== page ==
How can you miss a space station the size of a football field that's also got a space shuttle attached to it?
Well, if the skies in D.C. tonight aren't clear, it might be easy to miss. Then again, the international space station and space shuttle Endeavor, docked together and carrying 13 astronauts, is BIG and reflects a lot of sunlight, according to Geoff Chester, an astronomer at the Naval Observatory.
"Both objects are bright on their own, but tie them together and they're even brighter," Geoff Chester told The Washington Post.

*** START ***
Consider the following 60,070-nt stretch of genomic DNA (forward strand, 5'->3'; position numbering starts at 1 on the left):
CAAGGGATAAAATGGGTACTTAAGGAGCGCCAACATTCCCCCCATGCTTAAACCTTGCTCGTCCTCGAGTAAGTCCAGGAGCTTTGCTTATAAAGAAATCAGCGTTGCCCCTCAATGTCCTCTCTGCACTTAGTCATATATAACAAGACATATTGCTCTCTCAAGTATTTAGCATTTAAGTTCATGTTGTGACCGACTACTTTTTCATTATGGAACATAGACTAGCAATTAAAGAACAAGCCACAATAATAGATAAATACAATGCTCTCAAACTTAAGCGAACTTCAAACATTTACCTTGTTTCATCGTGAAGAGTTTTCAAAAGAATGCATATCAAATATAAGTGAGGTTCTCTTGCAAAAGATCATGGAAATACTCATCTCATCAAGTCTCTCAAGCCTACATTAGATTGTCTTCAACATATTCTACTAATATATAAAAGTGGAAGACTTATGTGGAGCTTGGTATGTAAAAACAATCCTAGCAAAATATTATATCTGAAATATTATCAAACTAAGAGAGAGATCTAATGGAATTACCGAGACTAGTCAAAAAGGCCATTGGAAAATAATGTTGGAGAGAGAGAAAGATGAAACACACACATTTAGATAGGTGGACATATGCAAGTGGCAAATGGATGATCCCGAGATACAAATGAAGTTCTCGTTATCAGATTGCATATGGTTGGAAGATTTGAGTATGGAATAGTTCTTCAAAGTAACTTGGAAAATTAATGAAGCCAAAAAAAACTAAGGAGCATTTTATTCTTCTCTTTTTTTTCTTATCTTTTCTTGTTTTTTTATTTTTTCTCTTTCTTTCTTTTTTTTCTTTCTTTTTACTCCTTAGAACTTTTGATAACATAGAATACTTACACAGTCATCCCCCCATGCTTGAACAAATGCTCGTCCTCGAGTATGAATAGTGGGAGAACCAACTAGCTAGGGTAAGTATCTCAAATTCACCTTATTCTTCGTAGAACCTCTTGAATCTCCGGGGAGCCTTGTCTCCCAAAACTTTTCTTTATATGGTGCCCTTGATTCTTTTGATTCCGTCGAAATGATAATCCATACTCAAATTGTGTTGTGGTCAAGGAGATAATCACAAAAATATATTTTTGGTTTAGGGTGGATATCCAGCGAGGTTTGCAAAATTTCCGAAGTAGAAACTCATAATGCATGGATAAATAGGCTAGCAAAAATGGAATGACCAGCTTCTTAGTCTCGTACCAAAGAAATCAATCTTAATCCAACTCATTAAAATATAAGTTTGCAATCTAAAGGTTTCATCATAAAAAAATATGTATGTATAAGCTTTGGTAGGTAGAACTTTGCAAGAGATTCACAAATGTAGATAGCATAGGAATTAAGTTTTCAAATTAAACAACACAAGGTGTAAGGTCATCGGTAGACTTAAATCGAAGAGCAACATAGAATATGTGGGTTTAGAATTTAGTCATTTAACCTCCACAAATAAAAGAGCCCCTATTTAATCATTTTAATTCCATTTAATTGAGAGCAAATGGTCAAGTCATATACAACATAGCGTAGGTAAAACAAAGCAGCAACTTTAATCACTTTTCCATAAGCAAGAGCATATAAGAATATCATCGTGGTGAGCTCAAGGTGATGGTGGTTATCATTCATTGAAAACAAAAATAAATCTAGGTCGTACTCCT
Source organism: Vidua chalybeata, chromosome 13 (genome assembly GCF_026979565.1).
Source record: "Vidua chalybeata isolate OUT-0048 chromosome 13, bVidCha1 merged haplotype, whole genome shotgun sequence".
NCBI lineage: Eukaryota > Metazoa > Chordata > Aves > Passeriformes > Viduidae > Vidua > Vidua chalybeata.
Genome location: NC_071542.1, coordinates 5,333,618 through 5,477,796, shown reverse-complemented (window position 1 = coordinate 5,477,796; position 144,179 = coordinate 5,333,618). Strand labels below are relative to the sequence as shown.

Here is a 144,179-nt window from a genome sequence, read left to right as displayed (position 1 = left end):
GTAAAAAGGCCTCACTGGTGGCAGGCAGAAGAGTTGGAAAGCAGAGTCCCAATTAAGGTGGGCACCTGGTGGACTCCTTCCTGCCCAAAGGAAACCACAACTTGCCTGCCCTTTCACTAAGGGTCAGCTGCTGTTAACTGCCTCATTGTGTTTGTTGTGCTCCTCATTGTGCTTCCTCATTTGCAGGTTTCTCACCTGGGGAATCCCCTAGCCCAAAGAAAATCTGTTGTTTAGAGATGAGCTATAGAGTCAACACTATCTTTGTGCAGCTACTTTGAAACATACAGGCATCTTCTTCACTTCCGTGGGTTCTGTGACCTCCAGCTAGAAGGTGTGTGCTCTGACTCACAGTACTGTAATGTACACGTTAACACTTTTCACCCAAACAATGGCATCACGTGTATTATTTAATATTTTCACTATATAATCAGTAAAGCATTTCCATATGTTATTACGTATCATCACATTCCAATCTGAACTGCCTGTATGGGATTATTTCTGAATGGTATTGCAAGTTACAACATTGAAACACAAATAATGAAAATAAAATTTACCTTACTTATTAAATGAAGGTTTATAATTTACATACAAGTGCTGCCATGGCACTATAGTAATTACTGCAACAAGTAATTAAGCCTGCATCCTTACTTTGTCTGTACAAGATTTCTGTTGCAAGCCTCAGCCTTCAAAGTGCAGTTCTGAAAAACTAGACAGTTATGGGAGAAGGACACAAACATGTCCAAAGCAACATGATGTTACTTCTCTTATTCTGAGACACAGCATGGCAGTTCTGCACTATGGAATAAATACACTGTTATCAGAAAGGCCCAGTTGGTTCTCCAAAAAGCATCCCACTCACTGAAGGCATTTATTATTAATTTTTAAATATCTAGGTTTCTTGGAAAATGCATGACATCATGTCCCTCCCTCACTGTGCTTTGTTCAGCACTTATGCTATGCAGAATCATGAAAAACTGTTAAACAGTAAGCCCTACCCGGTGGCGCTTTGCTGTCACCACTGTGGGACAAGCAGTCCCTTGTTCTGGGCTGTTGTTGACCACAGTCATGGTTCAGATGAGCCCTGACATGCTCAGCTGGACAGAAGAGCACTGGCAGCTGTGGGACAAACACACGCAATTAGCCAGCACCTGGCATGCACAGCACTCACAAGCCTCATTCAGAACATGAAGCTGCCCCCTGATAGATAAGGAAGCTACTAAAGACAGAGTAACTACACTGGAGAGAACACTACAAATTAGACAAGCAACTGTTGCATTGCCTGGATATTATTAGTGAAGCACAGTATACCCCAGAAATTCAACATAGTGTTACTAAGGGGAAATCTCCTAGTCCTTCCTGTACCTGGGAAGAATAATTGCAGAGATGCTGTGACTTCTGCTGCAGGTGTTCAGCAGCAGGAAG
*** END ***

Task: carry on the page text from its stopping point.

In other words, the weekend flybys will be hard to miss because, even if they're going to look like a "bright, fast-moving dot" in the sky, it'll be like seeing the planet Venus, according to Chester. At 220 miles above Earth and travelling at 17,5000 mph.
There was a brief window of viewing Saturday night, from 9:03 p.m. for approximately 4 minutes and also at 10:38 p.m. for less than a minute, according to NASA's satellite sighting info, but the rain blocked out any sightings at those times.
So we might luck out tonight, when NASA predicts the space station and shuttle will appear for 3 minutes starting at 9:28 p.m.